HAVANA, Cuba — St. Vincent and the Grenadines (SVG) last month reaffirmed in Iran its belief that the world should be free from the scourge of terrorism and the fear it generates.
Senator Julian Francis reaffirmed Kingstown’s anti-terror stance as he addressed the first global conference against terrorism, according to media releases from the Vincentian embassy in Havana.
Francis told conference participants — representing 60 countries — that SVG, while small in physical size, is “large in the belief of a God of peace and our abhorrence of terrorism.
“Our government believes in a world of peace, a world where all its peoples can share the benefits of humanity’s progress in peace and harmony. We believe in the equality of all nations and in the protection of all its peoples from fear of terrorism,” the Transport and Works Minister added.
He further said that the world has become one where there is fear all around, with global terrorism making travel and administering government more costly for all.
“And it is worst for small vulnerable states like ours. It forces us to utilize finances that could otherwise be put toward programmes to combat poverty and toward educating and developing our nations instead of instituting elaborate and expensive security measures,” Francis said.
He also spoke of the invasion of personal privacy, especially for women,through thorough searches at air and sea ports and added that leisure travel is no longer fun
Francis, however, said that while the Caribbean is a zone of peace it has not been exempt from the reaches of terrorism.
He spoke of the Caribbean nationals who died when Cuban airline was blown out of the skies over Barbados in 1976, killing Guyanese students going back to university in Cuba along with members of the Cuban and North Korean fencing teams and other Cuban civilians.
“The acknowledged mastermind of this crime walks free about the streets of Miami after having escaped from justice in Venezuela which continues to ask for his extradition,” Francis said.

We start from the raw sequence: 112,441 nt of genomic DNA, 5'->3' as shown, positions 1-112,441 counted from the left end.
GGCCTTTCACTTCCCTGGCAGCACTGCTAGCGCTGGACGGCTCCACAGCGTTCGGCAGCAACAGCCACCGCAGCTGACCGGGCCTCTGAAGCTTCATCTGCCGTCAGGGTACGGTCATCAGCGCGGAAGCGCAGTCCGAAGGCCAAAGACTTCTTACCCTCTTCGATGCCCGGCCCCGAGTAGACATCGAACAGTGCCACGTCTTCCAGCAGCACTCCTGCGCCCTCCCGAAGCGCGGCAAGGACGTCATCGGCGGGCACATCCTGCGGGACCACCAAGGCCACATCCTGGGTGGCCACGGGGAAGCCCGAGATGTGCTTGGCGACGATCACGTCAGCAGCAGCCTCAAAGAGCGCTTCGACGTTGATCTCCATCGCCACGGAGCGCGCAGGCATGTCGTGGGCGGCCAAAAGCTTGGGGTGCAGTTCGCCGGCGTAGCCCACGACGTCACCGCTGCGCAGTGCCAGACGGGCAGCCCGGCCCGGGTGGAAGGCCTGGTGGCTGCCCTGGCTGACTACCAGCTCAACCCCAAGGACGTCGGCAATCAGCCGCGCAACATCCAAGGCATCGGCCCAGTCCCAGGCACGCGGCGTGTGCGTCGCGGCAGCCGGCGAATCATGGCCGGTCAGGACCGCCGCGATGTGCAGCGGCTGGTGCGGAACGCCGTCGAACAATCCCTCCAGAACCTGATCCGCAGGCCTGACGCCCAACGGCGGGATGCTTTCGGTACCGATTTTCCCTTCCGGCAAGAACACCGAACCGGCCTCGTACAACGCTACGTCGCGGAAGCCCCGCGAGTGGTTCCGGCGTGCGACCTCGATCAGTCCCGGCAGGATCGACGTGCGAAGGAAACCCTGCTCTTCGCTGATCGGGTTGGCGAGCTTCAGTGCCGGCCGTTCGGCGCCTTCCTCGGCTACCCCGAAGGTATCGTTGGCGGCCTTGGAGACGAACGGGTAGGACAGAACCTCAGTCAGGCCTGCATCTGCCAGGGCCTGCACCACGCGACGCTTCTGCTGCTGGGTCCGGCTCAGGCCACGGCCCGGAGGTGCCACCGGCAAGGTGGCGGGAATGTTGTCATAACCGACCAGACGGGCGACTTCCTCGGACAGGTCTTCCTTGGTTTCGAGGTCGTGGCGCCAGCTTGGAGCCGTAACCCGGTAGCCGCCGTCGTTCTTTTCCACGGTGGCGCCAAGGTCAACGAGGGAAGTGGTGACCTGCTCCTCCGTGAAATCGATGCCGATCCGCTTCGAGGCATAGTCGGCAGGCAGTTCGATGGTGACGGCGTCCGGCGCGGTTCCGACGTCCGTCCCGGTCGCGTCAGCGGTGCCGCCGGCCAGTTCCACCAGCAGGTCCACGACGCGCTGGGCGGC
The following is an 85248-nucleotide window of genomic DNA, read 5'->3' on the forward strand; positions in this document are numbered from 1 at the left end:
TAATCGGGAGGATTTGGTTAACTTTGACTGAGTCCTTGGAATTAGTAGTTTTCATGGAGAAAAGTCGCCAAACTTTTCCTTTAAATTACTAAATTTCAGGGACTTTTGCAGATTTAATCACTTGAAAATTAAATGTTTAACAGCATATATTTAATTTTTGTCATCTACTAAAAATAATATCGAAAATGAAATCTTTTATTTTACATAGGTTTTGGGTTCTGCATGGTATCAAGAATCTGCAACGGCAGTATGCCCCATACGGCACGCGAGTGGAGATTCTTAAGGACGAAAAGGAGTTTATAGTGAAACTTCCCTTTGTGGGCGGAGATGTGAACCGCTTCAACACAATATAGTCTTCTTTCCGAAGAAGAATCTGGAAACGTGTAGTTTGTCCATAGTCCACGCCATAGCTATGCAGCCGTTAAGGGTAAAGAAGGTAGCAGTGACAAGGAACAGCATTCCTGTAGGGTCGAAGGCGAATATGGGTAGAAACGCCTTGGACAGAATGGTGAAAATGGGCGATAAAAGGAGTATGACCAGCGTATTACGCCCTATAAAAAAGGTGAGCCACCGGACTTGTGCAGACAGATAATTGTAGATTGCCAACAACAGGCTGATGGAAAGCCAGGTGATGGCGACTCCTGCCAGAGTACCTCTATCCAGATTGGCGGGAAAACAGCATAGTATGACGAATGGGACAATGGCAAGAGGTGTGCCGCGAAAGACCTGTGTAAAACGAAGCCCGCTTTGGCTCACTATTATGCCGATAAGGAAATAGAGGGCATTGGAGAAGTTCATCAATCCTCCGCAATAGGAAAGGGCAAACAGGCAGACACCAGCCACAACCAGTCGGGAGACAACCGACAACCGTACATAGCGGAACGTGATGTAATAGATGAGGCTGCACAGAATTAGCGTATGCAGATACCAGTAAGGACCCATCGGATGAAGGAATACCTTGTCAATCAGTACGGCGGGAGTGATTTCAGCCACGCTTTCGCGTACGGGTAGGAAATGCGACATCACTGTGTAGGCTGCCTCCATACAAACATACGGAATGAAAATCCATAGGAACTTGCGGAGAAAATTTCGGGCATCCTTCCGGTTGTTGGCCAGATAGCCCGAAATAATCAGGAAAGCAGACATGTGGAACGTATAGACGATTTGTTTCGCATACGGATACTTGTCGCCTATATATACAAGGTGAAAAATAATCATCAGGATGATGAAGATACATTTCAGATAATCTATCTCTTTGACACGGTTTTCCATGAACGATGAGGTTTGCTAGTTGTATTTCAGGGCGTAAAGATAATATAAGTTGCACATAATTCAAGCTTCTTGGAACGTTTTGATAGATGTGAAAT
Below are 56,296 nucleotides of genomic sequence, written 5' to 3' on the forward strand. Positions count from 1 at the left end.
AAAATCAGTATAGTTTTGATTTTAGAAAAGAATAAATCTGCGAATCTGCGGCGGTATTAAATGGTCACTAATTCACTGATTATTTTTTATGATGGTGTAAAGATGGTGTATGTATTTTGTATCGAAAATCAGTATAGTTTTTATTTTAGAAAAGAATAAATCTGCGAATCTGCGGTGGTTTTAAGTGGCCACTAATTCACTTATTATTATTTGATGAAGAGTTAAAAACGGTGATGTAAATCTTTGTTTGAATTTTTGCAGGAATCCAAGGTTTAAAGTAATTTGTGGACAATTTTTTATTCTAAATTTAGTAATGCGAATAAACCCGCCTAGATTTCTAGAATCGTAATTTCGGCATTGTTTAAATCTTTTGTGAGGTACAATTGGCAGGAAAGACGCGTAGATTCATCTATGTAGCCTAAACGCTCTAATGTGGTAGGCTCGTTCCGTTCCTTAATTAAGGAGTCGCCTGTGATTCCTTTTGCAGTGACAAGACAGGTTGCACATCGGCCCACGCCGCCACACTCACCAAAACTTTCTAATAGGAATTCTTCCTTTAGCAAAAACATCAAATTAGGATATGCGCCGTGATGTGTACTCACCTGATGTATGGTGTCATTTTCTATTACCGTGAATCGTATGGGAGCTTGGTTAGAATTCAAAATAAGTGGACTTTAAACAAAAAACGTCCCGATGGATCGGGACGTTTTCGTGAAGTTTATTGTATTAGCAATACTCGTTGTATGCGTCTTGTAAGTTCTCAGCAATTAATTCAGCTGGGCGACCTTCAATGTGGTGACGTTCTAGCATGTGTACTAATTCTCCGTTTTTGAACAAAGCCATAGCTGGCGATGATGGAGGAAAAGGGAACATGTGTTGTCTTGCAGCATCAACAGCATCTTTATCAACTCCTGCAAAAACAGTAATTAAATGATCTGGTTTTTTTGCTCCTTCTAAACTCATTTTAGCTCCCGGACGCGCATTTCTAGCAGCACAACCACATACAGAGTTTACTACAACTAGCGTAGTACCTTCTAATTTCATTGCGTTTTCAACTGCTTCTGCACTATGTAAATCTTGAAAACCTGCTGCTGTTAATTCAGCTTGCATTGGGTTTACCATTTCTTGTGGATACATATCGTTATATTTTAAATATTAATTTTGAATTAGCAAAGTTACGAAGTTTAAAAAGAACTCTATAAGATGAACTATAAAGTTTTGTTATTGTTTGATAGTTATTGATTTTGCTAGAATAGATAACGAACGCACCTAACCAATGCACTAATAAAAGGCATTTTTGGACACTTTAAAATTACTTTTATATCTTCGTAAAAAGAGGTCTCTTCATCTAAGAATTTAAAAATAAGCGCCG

“Terrorism cannot have two faces. Every victim of terrorism leaves behind a mother, a father, brothers and sisters, sons and daughters to mourn, to suffer their loss. Some terrorists cannot be considered acceptable while others are accused and locked away without trial,” he added.
“The people of St. Vincent and the Grenadines are a God-loving people. We believe that peace can only come to mankind when all support for terrorists and terrorism is stopped,” Francis said.
Francis headed a four-member delegation to the summit. The other members were Dexter Rose, Vincentian ambassador to Havana and Tehran; Sehon Marshall, chairman of the National Telecommunications and Regulatory Commission; and, Joel Jack, who represented the religious community.
Francis held separate discussions with Iranian First Vice-President, Mohamed Reza Rahimi and Foreign Minister Ali Akbar Salehi on a wide range of matters including collaboration in education, tourism, agriculture, medicine, and Iran’s continuing contribution toward the timely completion of the Argyle International Airport.
The conference heard addressed from the presidents of Iraq, Afghanistan, Kajikistan, Iraq, and Sudan; the prime minister of Pakistan, along with host President Mahmoud Ahmadinejad. There was also message from United Nations Secretary General, Ban Ki Moon.
Several Caribbean countries including Cuba, Venezuela, Antigua Barbuda, and Grenada all sent representatives at ministerial or diplomatic level to the meeting, which discussed ways in which the world can combat the scourge of terrorism.